Building for the Future: Chamber to Launch Campaign to Spruce Up 100-Year-Old E.R. Barber House
Friday, March 27th, 2015
You only get one chance to make a legendary first impression. The Valdosta-Lowndes Chamber has made the E.R. Barber House its home since 1981, welcoming more than 2,800 visitors, Chamber members and citizens through its doors each year. At 100-years-old, the historic home, located at 416 North Ashley Street in Valdosta, is in need of a touch up.
The Barber House was built in 1915 by E.R. Barber, a respected entrepreneur and inventor who was very involved in the local community. After he died in 1965, he left the house to his daughter, Ola Barber Pittman, who occupied the property until her death in 1977. In her will, Pittman bequeathed the Barber House to the “citizens of Valdosta” with detailed instructions for the house to be a safe haven and place of security, relaxation and reflection.
The home was placed on the National Register of Historic Places in 1980 following a two-year building renovation sparked by the Southwest Georgia Chapter of the American Institute of Architects. The renovation effort was made possible through the generous efforts of local craftsman and architects – including Richard Hill, Mac Tillman and Troy Snipes – who offered their services at little or no charge. Following the restoration, the Chamber moved into the Barber House with a 75-year lease for $1 per year, where it has remained for the past 34 years.
“The Barber House is not only home to the Chamber,” said Ron Borders, chairman of the Valdosta-Lowndes Chamber Board of Directors. “Over the years, the Barber House has been home to a number of essential organizations in our community – organizations which were developed by this Chamber and have grown even stronger on their own.”
Such initiatives, including Leadership Lowndes, the Valdosta-Lowndes Development Authority, the Valdosta-Lowndes County Conference Center & Tourism Authority, the Red Carpet Committee and the Valdosta-Lowndes County Annual Bird Supper, continue to flourish and remain a positive and integral part of the community.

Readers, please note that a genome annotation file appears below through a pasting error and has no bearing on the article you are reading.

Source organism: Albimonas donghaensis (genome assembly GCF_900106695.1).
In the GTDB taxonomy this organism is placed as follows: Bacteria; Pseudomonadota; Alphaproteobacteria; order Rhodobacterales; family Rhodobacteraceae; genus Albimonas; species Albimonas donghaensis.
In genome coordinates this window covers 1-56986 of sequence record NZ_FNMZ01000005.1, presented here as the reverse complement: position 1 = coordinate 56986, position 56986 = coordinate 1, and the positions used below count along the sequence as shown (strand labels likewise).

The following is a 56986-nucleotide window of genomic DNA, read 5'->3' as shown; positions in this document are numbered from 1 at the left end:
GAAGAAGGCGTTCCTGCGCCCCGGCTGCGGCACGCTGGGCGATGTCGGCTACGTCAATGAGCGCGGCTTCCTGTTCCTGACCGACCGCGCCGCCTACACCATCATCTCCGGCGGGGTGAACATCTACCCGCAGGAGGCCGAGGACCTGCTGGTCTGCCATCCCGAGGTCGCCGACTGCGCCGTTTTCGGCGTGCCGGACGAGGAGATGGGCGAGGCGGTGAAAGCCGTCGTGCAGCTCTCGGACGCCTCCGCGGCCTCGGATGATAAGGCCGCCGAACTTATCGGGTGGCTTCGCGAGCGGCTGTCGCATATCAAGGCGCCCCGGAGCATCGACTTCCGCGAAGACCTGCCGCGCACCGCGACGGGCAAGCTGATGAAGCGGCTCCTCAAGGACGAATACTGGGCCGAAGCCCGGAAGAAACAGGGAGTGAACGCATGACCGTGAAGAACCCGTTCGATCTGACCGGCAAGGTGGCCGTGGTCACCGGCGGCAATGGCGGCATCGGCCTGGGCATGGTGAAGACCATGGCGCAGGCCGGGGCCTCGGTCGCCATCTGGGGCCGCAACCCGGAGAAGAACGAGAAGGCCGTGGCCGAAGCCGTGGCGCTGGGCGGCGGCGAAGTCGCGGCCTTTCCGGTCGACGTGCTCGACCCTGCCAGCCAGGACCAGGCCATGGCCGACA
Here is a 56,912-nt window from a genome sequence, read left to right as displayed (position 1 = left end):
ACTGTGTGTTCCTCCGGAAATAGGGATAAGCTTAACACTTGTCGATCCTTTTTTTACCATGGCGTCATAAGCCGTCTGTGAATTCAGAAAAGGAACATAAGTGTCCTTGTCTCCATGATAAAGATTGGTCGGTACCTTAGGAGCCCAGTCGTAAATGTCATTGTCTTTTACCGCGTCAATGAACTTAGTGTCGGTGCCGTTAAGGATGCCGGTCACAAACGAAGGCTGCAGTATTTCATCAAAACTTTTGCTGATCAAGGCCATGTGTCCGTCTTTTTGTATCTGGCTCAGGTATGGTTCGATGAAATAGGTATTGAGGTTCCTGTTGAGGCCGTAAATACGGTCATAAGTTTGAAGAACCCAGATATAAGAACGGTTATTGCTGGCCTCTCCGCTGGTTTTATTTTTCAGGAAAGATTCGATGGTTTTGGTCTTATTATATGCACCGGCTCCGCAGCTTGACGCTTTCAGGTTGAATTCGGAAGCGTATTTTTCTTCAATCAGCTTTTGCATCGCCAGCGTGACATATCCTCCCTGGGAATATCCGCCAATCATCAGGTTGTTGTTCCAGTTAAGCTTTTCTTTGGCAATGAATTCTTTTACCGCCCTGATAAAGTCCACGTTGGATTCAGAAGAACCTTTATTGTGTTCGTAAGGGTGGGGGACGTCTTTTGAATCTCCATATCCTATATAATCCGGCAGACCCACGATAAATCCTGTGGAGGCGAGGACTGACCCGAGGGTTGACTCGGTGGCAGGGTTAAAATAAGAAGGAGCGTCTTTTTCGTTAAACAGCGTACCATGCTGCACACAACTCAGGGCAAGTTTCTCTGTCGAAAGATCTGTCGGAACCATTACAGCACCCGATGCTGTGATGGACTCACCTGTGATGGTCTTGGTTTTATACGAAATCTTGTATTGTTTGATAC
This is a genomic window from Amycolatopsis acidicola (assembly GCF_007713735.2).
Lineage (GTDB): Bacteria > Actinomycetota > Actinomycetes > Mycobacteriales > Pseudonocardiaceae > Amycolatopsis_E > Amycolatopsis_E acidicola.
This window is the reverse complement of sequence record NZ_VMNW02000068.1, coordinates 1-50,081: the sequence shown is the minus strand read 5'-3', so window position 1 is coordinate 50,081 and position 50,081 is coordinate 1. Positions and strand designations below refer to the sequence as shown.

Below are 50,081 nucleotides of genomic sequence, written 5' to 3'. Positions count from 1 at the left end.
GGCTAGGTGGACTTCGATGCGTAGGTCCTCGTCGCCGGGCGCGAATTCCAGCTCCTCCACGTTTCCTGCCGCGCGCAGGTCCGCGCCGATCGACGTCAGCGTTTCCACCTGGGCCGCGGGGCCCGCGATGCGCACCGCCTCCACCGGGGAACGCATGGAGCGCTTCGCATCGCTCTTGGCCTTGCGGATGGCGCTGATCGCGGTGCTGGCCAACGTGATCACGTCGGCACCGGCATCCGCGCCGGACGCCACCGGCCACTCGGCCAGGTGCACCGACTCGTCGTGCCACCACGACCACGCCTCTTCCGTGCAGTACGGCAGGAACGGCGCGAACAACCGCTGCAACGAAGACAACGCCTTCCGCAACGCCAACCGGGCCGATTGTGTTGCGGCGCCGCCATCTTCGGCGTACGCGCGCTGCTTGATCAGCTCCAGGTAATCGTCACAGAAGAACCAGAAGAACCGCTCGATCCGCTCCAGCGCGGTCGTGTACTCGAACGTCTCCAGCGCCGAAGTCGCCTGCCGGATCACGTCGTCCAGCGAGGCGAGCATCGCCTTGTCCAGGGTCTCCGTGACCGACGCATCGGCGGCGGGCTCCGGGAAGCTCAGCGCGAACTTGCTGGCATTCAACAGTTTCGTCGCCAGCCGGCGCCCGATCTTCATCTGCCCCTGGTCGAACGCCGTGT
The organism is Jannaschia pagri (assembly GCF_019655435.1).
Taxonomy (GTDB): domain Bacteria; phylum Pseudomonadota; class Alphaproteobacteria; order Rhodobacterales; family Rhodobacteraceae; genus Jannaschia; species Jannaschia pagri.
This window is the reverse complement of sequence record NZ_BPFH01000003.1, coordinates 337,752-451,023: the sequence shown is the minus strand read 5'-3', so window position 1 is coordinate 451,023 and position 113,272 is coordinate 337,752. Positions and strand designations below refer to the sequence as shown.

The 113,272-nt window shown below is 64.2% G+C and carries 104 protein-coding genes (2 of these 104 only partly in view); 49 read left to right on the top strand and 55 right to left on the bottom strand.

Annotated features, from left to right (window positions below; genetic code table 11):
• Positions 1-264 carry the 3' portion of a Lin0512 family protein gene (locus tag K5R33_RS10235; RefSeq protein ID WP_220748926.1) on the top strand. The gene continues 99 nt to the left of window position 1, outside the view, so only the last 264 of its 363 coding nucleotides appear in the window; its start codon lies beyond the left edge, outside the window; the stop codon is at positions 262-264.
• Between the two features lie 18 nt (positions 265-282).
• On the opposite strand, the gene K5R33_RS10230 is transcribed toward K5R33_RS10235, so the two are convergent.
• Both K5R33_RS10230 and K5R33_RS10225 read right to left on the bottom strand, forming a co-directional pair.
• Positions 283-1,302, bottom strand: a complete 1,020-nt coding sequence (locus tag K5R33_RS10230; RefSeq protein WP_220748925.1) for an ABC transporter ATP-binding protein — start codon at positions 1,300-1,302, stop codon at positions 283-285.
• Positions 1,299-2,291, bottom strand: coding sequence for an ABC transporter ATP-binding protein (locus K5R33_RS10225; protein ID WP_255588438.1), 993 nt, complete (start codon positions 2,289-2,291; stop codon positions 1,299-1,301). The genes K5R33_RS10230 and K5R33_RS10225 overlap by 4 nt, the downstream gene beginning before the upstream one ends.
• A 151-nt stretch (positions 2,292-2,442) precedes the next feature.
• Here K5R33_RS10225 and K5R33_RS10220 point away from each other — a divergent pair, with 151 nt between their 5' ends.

“We continue to incubate new initiatives at the Chamber,” continued Borders. “We need to ensure that programs such as the SEEDS Center, our small business incubator, and the inland port have the resources needed to be successful. With strong community support, we can grow our local economy and build for the future.”
Building for the future is exactly what the Chamber is looking to do on the 100th anniversary of the historic Barber House. Since occupying the house in 1981, the Chamber has taken great care of the building, even earning the Stewardship Award from the Valdosta Historic Preservation Commission in 2013. However, as with any historic building, there is much to maintain. While still embodying Southern grace and charm, the house is in need of improvements to protect its structural integrity, from new roof and gutters to updated carpet and paint.
“Now is the time for leadership in our community to develop its vision and strategy to support the Chamber of Commerce in its efforts to revitalize the Barber House and to work with all community organizations involved in expanding and enhancing economic development in our community and region,” said James McGahee, leadership council chairman who is spearheading the fundraising effort. “The Barber House represents and documents our community history, while our Chamber of Commerce represents our efforts to support our businesses and grow our economy for the future good of our citizens.”
The Barber House is much more than just a beautiful old building, it represents the past, present and future of this community, and serves as the first impression many newcomers and visitors will have of Valdosta. Learn more about the history of the Barber House by visiting www.ValdostaChamber.com.
The Chamber’s leadership council will be kicking off the Building For The Future campaign in the coming weeks.